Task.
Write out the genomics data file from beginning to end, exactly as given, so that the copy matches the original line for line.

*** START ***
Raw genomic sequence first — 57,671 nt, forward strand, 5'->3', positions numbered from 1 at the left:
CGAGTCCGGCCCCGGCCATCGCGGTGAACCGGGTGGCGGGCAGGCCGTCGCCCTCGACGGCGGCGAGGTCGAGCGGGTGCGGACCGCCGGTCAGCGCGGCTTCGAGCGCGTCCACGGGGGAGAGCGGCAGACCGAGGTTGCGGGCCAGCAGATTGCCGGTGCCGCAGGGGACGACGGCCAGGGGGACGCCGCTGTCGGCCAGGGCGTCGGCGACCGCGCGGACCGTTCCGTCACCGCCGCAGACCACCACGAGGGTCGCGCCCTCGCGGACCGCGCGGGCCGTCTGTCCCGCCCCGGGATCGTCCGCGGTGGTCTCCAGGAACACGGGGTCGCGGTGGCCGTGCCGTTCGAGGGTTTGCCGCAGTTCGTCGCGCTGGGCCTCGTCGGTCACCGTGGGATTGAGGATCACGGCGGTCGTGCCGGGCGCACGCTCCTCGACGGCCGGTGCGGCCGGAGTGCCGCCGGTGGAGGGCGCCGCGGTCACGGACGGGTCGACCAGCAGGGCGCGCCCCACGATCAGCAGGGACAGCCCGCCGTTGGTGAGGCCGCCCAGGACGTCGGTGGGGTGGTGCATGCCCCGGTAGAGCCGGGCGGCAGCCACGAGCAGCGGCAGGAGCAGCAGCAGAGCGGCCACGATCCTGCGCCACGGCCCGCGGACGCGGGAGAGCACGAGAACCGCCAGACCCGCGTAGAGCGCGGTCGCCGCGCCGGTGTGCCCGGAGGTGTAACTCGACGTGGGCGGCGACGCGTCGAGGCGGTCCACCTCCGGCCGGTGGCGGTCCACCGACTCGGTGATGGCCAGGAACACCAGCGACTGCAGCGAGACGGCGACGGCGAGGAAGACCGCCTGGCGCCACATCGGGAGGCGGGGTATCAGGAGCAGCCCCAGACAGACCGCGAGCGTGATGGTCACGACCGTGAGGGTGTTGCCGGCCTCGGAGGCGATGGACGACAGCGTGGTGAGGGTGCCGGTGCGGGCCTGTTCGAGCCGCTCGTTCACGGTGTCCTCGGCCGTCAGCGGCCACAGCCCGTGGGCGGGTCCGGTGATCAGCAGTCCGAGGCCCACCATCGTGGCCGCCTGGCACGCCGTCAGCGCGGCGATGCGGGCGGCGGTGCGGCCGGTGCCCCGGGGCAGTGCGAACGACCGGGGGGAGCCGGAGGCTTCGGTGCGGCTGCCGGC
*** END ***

Raw genomic sequence first — 57,671 nt, forward strand, 5'->3', positions numbered from 1 at the left:
CGAGTCCGGCCCCGGCCATCGCGGTGAACCGGGTGGCGGGCAGGCCGTCGCCCTCGACGGCGGCGAGGTCGAGCGGGTGCGGACCGCCGGTCAGCGCGGCTTCGAGCGCGTCCACGGGGGAGAGCGGCAGACCGAGGTTGCGGGCCAGCAGATTGCCGGTGCCGCAGGGGACGACGGCCAGGGGGACGCCGCTGTCGGCCAGGGCGTCGGCGACCGCGCGGACCGTTCCGTCACCGCCGCAGACCACCACGAGGGTCGCGCCCTCGCGGACCGCGCGGGCCGTCTGTCCCGCCCCGGGATCGTCCGCGGTGGTCTCCAGGAACACGGGGTCGCGGTGGCCGTGCCGTTCGAGGGTTTGCCGCAGTTCGTCGCGCTGGGCCTCGTCGGTCACCGTGGGATTGAGGATCACGGCGGTCGTGCCGGGCGCACGCTCCTCGACGGCCGGTGCGGCCGGAGTGCCGCCGGTGGAGGGCGCCGCGGTCACGGACGGGTCGACCAGCAGGGCGCGCCCCACGATCAGCAGGGACAGCCCGCCGTTGGTGAGGCCGCCCAGGACGTCGGTGGGGTGGTGCATGCCCCGGTAGAGCCGGGCGGCAGCCACGAGCAGCGGCAGGAGCAGCAGCAGAGCGGCCACGATCCTGCGCCACGGCCCGCGGACGCGGGAGAGCACGAGAACCGCCAGACCCGCGTAGAGCGCGGTCGCCGCGCCGGTGTGCCCGGAGGTGTAACTCGACGTGGGCGGCGACGCGTCGAGGCGGTCCACCTCCGGCCGGTGGCGGTCCACCGACTCGGTGATGGCCAGGAACACCAGCGACTGCAGCGAGACGGCGACGGCGAGGAAGACCGCCTGGCGCCACATCGGGAGGCGGGGTATCAGGAGCAGCCCCAGACAGACCGCGAGCGTGATGGTCACGACCGTGAGGGTGTTGCCGGCCTCGGAGGCGATGGACGACAGCGTGGTGAGGGTGCCGGTGCGGGCCTGTTCGAGCCGCTCGTTCACGGTGTCCTCGGCCGTCAGCGGCCACAGCCCGTGGGCGGGTCCGGTGATCAGCAGTCCGAGGCCCACCATCGTGGCCGCCTGGCACGCCGTCAGCGCGGCGATGCGGGCGGCGGTGCGGCCGGTGCCCCGGGGCAGTGCGAACGACCGGGGGGAGCCGGAGGCTTCGGTGCGGCTGCCGGC